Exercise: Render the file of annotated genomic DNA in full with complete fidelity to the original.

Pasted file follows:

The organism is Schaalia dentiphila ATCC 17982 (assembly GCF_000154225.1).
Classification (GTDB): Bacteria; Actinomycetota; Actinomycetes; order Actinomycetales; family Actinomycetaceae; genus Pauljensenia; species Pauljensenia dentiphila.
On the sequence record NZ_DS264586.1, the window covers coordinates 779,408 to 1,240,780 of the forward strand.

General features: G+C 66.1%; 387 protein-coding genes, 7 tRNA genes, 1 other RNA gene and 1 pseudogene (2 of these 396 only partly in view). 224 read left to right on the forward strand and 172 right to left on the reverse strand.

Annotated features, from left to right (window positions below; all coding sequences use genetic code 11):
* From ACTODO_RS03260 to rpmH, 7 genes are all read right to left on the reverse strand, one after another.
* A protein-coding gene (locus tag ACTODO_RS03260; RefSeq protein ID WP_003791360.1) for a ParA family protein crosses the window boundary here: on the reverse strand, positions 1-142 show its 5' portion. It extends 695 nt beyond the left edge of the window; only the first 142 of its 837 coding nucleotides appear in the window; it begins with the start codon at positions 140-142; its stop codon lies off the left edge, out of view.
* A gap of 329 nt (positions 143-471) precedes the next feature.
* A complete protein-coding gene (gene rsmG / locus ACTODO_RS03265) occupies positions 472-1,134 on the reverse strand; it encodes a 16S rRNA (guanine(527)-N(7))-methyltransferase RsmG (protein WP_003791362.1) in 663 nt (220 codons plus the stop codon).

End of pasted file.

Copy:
The organism is Schaalia dentiphila ATCC 17982 (assembly GCF_000154225.1).
Classification (GTDB): Bacteria; Actinomycetota; Actinomycetes; order Actinomycetales; family Actinomycetaceae; genus Pauljensenia; species Pauljensenia dentiphila.
On the sequence record NZ_DS264586.1, the window covers coordinates 779,408 to 1,240,780 of the forward strand.

General features: G+C 66.1%; 387 protein-coding genes, 7 tRNA genes, 1 other RNA gene and 1 pseudogene (2 of these 396 only partly in view). 224 read left to right on the forward strand and 172 right to left on the reverse strand.

Annotated features, from left to right (window positions below; all coding sequences use genetic code 11):
* From ACTODO_RS03260 to rpmH, 7 genes are all read right to left on the reverse strand, one after another.
* A protein-coding gene (locus tag ACTODO_RS03260; RefSeq protein ID WP_003791360.1) for a ParA family protein crosses the window boundary here: on the reverse strand, positions 1-142 show its 5' portion. It extends 695 nt beyond the left edge of the window; only the first 142 of its 837 coding nucleotides appear in the window; it begins with the start codon at positions 140-142; its stop codon lies off the left edge, out of view.
* A gap of 329 nt (positions 143-471) precedes the next feature.
* A complete protein-coding gene (gene rsmG / locus ACTODO_RS03265) occupies positions 472-1,134 on the reverse strand; it encodes a 16S rRNA (guanine(527)-N(7))-methyltransferase RsmG (protein WP_003791362.1) in 663 nt (220 codons plus the stop codon).